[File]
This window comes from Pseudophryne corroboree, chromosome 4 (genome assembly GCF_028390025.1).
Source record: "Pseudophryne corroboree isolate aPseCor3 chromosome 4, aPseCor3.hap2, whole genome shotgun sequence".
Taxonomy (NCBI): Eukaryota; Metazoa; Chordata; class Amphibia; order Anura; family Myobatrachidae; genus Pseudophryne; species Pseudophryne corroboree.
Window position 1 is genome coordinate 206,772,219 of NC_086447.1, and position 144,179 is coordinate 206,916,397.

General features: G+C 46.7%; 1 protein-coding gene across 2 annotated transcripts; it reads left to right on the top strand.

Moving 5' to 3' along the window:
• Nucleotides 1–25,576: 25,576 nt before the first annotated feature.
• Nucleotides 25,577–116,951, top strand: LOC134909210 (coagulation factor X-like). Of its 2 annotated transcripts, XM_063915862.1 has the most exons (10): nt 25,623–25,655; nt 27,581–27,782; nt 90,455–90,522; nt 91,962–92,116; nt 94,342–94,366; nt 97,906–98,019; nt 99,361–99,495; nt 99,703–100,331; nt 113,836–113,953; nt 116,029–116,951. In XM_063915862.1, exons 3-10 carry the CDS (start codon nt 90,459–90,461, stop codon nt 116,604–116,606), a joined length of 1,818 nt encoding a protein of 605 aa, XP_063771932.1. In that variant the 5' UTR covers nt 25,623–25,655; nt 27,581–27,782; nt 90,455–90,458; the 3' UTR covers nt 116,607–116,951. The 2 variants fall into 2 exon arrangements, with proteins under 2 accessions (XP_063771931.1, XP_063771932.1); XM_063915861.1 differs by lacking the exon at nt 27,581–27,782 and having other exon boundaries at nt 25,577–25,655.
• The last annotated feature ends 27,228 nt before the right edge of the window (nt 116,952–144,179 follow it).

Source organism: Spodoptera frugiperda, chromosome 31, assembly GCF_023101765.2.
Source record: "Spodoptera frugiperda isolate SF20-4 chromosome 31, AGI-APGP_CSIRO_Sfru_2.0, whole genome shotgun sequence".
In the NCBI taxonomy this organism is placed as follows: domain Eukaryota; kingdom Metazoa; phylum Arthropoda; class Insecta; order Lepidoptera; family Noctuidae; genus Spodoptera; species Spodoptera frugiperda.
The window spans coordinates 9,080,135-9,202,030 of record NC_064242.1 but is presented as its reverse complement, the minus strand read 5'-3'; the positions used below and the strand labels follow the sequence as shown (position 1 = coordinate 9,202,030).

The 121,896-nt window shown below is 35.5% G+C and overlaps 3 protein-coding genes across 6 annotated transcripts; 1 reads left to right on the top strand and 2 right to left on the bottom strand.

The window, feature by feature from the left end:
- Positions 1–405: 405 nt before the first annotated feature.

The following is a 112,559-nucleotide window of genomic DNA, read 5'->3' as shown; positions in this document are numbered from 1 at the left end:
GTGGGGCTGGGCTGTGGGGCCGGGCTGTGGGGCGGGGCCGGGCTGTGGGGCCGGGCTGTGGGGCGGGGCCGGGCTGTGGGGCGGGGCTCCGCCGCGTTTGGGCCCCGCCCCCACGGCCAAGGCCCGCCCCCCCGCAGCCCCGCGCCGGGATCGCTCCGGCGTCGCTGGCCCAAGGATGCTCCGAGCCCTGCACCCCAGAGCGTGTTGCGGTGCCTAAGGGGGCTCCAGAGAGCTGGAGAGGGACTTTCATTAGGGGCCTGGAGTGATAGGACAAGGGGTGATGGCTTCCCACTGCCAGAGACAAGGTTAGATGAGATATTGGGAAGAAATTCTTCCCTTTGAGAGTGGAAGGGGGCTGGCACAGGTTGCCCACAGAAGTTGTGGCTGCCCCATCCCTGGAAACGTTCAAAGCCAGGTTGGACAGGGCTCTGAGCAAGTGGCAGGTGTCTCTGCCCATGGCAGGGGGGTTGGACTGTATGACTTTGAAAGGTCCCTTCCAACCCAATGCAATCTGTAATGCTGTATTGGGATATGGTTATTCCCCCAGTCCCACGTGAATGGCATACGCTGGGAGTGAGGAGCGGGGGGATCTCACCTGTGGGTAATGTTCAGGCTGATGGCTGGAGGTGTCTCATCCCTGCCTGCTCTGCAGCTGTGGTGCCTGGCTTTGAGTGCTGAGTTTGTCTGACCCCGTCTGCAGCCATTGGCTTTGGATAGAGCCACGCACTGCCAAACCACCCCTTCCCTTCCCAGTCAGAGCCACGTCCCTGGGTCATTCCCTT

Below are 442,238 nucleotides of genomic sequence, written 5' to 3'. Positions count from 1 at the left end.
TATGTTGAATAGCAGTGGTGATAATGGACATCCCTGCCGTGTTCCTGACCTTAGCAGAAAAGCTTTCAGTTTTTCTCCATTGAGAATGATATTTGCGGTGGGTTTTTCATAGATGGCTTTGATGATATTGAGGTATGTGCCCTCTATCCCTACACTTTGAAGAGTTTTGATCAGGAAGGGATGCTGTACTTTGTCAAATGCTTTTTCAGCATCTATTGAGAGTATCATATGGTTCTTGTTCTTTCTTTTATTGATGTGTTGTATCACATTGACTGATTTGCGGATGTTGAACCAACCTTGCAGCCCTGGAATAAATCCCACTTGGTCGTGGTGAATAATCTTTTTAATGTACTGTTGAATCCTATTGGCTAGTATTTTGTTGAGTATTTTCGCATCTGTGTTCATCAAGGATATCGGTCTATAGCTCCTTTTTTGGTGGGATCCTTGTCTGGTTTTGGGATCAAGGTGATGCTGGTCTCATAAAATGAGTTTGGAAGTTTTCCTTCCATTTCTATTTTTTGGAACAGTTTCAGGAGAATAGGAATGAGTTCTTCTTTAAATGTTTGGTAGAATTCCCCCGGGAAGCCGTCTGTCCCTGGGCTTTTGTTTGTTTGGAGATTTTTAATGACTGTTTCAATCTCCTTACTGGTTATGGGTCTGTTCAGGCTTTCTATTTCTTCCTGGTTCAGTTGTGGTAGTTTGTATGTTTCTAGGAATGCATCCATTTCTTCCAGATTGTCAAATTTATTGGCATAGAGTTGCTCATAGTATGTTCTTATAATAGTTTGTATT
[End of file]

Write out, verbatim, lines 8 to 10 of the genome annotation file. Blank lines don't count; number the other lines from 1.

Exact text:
• Nucleotides 25,577–116,951, top strand: LOC134909210 (coagulation factor X-like). Of its 2 annotated transcripts, XM_063915862.1 has the most exons (10): nt 25,623–25,655; nt 27,581–27,782; nt 90,455–90,522; nt 91,962–92,116; nt 94,342–94,366; nt 97,906–98,019; nt 99,361–99,495; nt 99,703–100,331; nt 113,836–113,953; nt 116,029–116,951. In XM_063915862.1, exons 3-10 carry the CDS (start codon nt 90,459–90,461, stop codon nt 116,604–116,606), a joined length of 1,818 nt encoding a protein of 605 aa, XP_063771932.1. In that variant the 5' UTR covers nt 25,623–25,655; nt 27,581–27,782; nt 90,455–90,458; the 3' UTR covers nt 116,607–116,951. The 2 variants fall into 2 exon arrangements, with proteins under 2 accessions (XP_063771931.1, XP_063771932.1); XM_063915861.1 differs by lacking the exon at nt 27,581–27,782 and having other exon boundaries at nt 25,577–25,655.
• The last annotated feature ends 27,228 nt before the right edge of the window (nt 116,952–144,179 follow it).

Source organism: Spodoptera frugiperda, chromosome 31, assembly GCF_023101765.2.